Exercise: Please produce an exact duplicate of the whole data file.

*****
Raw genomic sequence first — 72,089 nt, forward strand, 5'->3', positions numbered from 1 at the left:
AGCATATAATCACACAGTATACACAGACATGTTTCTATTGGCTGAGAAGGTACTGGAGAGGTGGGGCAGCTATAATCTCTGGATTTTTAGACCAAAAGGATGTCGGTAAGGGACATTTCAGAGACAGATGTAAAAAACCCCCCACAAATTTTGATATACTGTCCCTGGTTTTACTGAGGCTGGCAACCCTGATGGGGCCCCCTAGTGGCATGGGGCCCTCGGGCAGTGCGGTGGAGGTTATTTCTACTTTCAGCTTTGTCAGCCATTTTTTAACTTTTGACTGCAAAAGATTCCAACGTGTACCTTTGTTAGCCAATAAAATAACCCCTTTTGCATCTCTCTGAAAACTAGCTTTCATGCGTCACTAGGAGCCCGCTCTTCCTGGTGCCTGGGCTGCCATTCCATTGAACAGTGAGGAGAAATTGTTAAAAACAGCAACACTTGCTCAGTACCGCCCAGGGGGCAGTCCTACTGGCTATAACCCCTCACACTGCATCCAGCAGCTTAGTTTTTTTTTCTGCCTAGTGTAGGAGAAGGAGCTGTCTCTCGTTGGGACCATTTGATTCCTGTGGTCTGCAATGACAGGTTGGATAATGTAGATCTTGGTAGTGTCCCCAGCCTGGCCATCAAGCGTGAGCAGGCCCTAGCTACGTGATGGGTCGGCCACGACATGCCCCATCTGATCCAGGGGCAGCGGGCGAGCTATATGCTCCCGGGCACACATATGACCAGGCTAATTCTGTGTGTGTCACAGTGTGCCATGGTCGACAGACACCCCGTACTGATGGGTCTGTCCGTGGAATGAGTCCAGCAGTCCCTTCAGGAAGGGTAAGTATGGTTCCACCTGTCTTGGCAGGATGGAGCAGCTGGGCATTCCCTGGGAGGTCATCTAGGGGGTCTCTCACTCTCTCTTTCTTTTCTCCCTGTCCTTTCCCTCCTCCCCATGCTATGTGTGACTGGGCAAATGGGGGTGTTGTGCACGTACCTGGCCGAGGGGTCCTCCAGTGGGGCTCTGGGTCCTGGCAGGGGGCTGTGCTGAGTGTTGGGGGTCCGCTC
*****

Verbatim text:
Raw genomic sequence first — 72,089 nt, forward strand, 5'->3', positions numbered from 1 at the left:
AGCATATAATCACACAGTATACACAGACATGTTTCTATTGGCTGAGAAGGTACTGGAGAGGTGGGGCAGCTATAATCTCTGGATTTTTAGACCAAAAGGATGTCGGTAAGGGACATTTCAGAGACAGATGTAAAAAACCCCCCACAAATTTTGATATACTGTCCCTGGTTTTACTGAGGCTGGCAACCCTGATGGGGCCCCCTAGTGGCATGGGGCCCTCGGGCAGTGCGGTGGAGGTTATTTCTACTTTCAGCTTTGTCAGCCATTTTTTAACTTTTGACTGCAAAAGATTCCAACGTGTACCTTTGTTAGCCAATAAAATAACCCCTTTTGCATCTCTCTGAAAACTAGCTTTCATGCGTCACTAGGAGCCCGCTCTTCCTGGTGCCTGGGCTGCCATTCCATTGAACAGTGAGGAGAAATTGTTAAAAACAGCAACACTTGCTCAGTACCGCCCAGGGGGCAGTCCTACTGGCTATAACCCCTCACACTGCATCCAGCAGCTTAGTTTTTTTTTCTGCCTAGTGTAGGAGAAGGAGCTGTCTCTCGTTGGGACCATTTGATTCCTGTGGTCTGCAATGACAGGTTGGATAATGTAGATCTTGGTAGTGTCCCCAGCCTGGCCATCAAGCGTGAGCAGGCCCTAGCTACGTGATGGGTCGGCCACGACATGCCCCATCTGATCCAGGGGCAGCGGGCGAGCTATATGCTCCCGGGCACACATATGACCAGGCTAATTCTGTGTGTGTCACAGTGTGCCATGGTCGACAGACACCCCGTACTGATGGGTCTGTCCGTGGAATGAGTCCAGCAGTCCCTTCAGGAAGGGTAAGTATGGTTCCACCTGTCTTGGCAGGATGGAGCAGCTGGGCATTCCCTGGGAGGTCATCTAGGGGGTCTCTCACTCTCTCTTTCTTTTCTCCCTGTCCTTTCCCTCCTCCCCATGCTATGTGTGACTGGGCAAATGGGGGTGTTGTGCACGTACCTGGCCGAGGGGTCCTCCAGTGGGGCTCTGGGTCCTGGCAGGGGGCTGTGCTGAGTGTTGGGGGTCCGCTC